Apple recently released their iOS 15 update – and in the world of digital marketing, a lot of feathers have been thoroughly ruffled.
But why is this update causing so much controversy?
And how will iOS 15 influence your marketing campaigns?
We’re going to simplify the technical jargon, cut through the boring fluff, and explain the real impact of iOS 15 on advertisers.
Plus, we’ll let you know what you can do to keep your campaigns running as smoothly as possible. You can thank us later.
First things first – what is the iOS 15 update?
The iOS 15 update is bringing the usual plethora of new features to Apple users.
Nothing new there!
However, some elements of this update will have a significant impact on advertisers – and in particular, advertisers who regularly utilise email marketing.
(Which, let’s face it, is pretty much all of us.)
The main culprit here is Mail Privacy Protection.
This iOS 15 privacy feature will automatically allow users to block their IP addresses, and block third parties (i.e. advertisers) from tracking email opens. This is a recurring theme with Apple, who recently introduced similar limitations on mobile app tracking with their iOS 14.5 update.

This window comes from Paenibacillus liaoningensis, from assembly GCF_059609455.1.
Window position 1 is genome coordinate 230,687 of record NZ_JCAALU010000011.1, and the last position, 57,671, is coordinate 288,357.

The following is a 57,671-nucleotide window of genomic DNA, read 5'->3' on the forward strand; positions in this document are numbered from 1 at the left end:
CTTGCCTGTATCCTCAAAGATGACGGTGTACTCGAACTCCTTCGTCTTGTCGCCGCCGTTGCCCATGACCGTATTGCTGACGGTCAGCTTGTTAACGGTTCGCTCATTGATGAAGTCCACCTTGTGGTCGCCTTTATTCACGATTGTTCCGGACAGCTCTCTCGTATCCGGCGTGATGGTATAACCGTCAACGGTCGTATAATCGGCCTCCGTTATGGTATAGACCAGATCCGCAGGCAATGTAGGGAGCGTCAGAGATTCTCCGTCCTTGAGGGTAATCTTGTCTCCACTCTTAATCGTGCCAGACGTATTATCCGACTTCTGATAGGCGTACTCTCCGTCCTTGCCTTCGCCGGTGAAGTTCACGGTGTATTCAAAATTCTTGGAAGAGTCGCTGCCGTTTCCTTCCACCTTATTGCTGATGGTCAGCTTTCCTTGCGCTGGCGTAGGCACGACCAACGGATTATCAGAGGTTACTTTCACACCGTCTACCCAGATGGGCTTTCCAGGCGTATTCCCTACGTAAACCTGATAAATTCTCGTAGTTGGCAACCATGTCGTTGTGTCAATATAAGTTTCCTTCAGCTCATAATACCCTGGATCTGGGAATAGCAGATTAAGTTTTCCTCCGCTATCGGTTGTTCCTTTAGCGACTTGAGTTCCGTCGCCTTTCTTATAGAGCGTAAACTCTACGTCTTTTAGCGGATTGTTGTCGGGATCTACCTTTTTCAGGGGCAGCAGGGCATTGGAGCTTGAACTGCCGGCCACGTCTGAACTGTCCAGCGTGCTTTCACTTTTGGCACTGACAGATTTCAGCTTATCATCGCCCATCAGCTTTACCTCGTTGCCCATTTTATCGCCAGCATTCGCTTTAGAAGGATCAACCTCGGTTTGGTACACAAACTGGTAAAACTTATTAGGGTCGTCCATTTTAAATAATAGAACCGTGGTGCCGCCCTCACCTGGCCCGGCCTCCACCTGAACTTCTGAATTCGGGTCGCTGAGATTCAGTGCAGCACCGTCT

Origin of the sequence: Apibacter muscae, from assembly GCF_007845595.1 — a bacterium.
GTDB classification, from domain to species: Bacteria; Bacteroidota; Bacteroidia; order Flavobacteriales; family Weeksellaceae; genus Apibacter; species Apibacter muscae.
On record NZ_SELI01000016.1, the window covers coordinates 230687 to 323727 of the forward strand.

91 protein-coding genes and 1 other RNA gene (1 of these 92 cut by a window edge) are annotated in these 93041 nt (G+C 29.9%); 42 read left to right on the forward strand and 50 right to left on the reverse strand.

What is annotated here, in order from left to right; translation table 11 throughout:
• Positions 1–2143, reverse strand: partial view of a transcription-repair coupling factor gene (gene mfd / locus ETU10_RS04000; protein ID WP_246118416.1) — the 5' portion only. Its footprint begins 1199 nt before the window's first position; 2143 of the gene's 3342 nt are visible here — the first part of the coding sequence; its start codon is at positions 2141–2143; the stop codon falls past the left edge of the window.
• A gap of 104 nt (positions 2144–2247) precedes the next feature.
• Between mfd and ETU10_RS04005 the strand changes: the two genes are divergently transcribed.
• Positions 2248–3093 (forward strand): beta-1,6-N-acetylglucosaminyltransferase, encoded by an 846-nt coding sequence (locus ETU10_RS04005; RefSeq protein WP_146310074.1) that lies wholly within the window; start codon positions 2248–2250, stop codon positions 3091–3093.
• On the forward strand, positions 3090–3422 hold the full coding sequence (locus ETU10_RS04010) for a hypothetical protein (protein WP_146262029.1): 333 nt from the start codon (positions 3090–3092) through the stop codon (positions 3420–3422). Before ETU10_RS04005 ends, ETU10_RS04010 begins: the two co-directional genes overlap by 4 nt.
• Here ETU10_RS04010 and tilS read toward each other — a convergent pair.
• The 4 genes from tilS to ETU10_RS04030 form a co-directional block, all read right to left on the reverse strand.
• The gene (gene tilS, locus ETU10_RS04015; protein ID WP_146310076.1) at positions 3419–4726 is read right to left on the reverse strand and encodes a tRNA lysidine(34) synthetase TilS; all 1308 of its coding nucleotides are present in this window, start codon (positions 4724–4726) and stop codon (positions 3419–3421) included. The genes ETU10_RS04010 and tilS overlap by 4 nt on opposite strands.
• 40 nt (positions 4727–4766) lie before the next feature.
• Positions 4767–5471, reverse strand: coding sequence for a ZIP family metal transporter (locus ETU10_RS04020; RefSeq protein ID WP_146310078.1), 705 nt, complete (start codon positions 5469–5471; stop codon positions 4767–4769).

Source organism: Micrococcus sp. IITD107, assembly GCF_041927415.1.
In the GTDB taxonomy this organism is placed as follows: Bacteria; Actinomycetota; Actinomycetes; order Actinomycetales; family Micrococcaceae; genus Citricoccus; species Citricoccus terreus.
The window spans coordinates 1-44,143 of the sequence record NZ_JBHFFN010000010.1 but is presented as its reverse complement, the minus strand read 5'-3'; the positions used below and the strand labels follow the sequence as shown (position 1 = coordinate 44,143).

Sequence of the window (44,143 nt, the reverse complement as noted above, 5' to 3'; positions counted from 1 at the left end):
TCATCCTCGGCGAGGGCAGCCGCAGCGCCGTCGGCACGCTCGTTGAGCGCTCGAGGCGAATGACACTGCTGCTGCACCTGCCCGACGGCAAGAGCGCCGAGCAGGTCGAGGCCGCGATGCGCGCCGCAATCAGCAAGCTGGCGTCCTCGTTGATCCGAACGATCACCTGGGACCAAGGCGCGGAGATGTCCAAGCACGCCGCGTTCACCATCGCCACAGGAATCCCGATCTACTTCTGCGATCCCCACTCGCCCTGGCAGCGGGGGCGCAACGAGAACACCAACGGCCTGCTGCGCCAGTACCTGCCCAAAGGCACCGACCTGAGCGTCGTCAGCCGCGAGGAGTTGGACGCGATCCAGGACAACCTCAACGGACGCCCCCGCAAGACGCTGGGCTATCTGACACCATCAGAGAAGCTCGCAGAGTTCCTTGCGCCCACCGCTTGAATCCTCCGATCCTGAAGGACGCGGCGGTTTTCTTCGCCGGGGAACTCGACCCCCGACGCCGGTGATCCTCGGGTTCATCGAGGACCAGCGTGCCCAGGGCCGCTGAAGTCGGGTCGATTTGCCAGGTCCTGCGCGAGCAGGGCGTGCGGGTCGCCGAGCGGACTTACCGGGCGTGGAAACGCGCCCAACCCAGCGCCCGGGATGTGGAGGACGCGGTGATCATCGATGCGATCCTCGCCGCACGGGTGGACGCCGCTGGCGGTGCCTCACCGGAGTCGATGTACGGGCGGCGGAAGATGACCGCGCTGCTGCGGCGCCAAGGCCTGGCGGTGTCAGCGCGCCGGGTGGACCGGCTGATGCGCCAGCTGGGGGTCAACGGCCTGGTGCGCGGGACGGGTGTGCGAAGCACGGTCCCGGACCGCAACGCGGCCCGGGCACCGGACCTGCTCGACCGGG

The update also includes paid features like Hide My Email, which allows users to instantly create ‘spoof’ emails when signing up to new websites, subscriptions or services. This means that advertisers will no longer be able to see the real email addresses of these users.
Why does this matter to advertisers?
Mail Privacy Protection is reducing the visibility that advertisers have over email open rates. This could disrupt email sequence strategies, audience segmentation, and reporting metrics.
Audience segmentation could become a headache
Open rates are a key metric for email campaigns, and are most often used to segment audience groups based on engagement.
For example, advertisers will identify highly engaged segments of their audience based on higher open rates. These users can then be targeted with additional messages and placed into re-engagement pools, because they’re receptive to the brand.
On the other hand, if certain segments are less engaged and showing lower open rates, then advertisers may avoid overloading them with additional emails.
Losing the ability to differentiate between these audiences will make it more difficult to tailor messaging and email sequences.
Verifying active emails may become fiddly
The ‘Hide My Email’ feature will also make it difficult for brands to know if their communications are being received by a real user.
Although emails will be forwarded to the ‘real’ user inbox via the spoof email, brands won’t know if this spoof email address is ever abandoned. This, combined with a lack of visibility around open rates, means that emails could continue to be sent to these fake addresses without anyone realising.
Ultimately this means that identifying and removing inactive users from email lists will become a bit trickier.
Email marketing workarounds are less straightforward
With third-party cookies recently becoming less effective for targeting, many advertisers were looking to email-based solutions to help fill the gap.